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Keep them occupied

Boredom is a big risk for people as they age, as they become less able to undertake tasks that previously made them happy. Reduced eyesight can make reading and puzzles more tricky, and impeded mobility makes it difficult to see friends, play games, or engage in activities such as fishing. Finding alternative entertainment is crucial to their happiness, as boredom is known to lead to mental health problems, especially in older people. It’s also proven that mental stimulation can slow the onset of dementia, so it’s particularly important. Large-text reading books and puzzles are a good start, and social clubs for older people to play dominoes and cards are also great for keeping their brains engaged. The key is to also keep them moving, even within their limited mobility, so trips to the park or to visit family enable them to keep engaged, and boost happiness.

Listen to them

It can be far too easy to think you know best for someone who is aging, but the risk is that you force them to do something they’re not comfortable with or happy about. The key is good communication, and listening to their wants and worries. It’s far easier to achieve this ahead of time, as a more pragmatic approach can be taken by each party. When looking into care homes is a more pressing issue, tempers and emotions can start to run high, and communication dwindles as a result. However upsetting or difficult a family member is being, when you’re making decisions about their care and housing, it’s important to take their desires into consideration. Communicating effectively throughout later life regarding plans for their old age allows you to all be clear on what should happen, without anyone feeling pressured into any particular decision.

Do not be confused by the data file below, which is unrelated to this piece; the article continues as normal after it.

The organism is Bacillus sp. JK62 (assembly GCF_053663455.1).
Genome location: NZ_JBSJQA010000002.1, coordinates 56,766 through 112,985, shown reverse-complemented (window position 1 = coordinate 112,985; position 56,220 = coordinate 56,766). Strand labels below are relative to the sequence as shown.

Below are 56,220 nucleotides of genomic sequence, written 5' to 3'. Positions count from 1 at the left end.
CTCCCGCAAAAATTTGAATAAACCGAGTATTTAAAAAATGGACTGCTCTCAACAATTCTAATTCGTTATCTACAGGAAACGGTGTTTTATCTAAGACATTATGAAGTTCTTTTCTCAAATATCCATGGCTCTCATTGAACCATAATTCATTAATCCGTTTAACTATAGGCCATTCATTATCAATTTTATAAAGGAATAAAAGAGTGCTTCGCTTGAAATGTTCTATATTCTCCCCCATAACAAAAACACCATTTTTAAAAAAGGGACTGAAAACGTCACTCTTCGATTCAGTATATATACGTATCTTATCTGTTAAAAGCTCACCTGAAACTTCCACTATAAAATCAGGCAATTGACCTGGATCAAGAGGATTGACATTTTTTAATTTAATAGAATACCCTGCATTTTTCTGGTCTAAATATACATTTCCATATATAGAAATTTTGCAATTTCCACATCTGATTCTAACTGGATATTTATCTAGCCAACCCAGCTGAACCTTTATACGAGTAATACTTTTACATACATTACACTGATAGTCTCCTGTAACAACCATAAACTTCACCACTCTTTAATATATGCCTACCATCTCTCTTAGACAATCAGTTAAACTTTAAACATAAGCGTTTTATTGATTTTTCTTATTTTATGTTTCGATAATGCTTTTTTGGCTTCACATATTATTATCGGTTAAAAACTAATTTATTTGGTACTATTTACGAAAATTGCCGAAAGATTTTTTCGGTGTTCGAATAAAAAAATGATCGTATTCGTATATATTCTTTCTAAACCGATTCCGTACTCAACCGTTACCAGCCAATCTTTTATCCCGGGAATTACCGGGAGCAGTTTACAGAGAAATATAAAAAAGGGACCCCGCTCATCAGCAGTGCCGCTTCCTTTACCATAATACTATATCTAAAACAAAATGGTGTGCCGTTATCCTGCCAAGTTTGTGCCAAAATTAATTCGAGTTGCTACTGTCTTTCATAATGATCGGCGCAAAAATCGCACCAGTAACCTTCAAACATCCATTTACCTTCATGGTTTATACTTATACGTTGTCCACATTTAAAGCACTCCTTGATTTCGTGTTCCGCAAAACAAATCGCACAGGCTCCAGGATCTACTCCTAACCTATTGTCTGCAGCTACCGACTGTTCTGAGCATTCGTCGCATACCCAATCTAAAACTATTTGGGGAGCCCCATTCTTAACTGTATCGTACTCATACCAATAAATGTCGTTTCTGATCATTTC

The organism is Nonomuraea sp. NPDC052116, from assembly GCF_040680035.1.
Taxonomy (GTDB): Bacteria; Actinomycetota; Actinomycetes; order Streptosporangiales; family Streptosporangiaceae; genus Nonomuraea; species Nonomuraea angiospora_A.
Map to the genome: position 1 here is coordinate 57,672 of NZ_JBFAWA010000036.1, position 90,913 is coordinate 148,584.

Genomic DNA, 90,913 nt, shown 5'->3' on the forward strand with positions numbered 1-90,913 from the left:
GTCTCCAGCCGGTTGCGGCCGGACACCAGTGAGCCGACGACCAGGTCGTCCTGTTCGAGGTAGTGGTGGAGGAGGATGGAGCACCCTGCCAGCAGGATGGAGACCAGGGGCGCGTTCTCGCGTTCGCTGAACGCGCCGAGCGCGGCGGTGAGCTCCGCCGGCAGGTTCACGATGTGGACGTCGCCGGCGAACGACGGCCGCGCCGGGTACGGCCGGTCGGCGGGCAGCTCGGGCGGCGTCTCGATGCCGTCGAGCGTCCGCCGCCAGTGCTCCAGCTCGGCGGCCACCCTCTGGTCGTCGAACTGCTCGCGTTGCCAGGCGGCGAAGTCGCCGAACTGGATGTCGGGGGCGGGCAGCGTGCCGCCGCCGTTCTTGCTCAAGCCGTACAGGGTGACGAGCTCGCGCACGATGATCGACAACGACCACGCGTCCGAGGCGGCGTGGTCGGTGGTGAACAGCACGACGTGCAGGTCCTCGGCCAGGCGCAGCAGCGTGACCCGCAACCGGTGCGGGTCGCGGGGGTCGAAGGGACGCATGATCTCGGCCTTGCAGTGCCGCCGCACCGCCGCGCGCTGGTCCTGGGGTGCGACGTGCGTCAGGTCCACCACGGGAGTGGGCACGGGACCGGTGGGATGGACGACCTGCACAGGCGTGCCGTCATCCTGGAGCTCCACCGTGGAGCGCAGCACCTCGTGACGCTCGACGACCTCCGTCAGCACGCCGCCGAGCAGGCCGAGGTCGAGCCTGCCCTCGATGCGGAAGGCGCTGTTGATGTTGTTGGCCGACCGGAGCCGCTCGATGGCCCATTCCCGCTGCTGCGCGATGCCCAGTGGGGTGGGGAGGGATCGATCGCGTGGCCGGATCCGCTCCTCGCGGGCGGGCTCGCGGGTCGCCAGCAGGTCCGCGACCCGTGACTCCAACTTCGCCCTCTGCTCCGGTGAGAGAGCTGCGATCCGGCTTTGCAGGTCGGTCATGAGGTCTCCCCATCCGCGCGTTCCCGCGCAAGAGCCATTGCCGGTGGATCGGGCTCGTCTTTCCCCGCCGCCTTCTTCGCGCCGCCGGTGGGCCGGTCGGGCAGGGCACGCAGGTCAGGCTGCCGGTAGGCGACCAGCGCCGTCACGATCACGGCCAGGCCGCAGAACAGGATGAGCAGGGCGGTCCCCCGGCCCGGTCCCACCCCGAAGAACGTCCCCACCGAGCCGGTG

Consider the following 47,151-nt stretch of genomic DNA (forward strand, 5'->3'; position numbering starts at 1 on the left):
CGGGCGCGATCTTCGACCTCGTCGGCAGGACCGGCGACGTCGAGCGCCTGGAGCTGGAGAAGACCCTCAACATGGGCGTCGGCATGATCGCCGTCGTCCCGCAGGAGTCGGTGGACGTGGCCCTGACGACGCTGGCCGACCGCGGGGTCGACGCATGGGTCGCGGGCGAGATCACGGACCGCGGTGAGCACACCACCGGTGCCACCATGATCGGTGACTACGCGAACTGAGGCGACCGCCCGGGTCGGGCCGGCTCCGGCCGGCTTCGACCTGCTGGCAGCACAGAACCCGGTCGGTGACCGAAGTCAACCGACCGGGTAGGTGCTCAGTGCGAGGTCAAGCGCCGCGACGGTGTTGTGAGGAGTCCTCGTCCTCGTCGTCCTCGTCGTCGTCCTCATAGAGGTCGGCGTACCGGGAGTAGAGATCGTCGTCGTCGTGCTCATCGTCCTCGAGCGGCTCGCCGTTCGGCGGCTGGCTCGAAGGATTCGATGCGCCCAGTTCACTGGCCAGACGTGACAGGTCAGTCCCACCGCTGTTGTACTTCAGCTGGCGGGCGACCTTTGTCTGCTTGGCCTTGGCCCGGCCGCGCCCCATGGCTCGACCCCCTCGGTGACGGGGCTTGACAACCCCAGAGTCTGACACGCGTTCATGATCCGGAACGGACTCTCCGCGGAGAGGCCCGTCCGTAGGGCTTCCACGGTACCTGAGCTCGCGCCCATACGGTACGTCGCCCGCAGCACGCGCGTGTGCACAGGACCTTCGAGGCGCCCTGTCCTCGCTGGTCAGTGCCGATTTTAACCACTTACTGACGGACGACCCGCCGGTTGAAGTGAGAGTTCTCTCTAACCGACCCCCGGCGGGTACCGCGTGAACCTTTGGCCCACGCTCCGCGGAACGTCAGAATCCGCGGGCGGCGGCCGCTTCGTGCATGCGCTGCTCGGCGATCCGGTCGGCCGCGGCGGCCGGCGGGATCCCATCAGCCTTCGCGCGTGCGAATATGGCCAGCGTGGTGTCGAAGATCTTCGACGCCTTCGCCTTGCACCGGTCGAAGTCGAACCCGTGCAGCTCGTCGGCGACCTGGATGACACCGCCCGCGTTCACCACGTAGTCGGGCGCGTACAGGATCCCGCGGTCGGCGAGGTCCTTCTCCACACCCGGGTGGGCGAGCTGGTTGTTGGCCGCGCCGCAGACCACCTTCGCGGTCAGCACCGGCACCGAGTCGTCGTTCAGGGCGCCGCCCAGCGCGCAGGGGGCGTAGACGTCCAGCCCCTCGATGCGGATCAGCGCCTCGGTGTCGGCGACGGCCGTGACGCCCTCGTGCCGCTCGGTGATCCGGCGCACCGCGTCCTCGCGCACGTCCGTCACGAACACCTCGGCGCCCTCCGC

Keep a backup plan

Sometimes even the best plans fail, and this is especially the case when it comes to the difficulties and tribulations of aging and old age health. Having backup plans in place enable peace of mind when staring into the unknown. Ensuring that your loved one has a will kept up to date, and you have considered who will take power of attorney in cases of compromised faculties means you’ll always be prepared for the worst. It’s not easy to consider the worst case scenarios, but if they do happen, you’ll be glad you were prepared. It also helps to reassure your loved one that they’re being cared for, and that you’ve invested time and energy into ensuring that they’ll be looked after and their wishes will be carried out. Aging can be really scary, so knowing that their family is always looking out for them will be really reassuring.

Planning ahead and clear and structured communications are the best way to ensure your loved ones age happily, and that everything runs as smoothly as possible.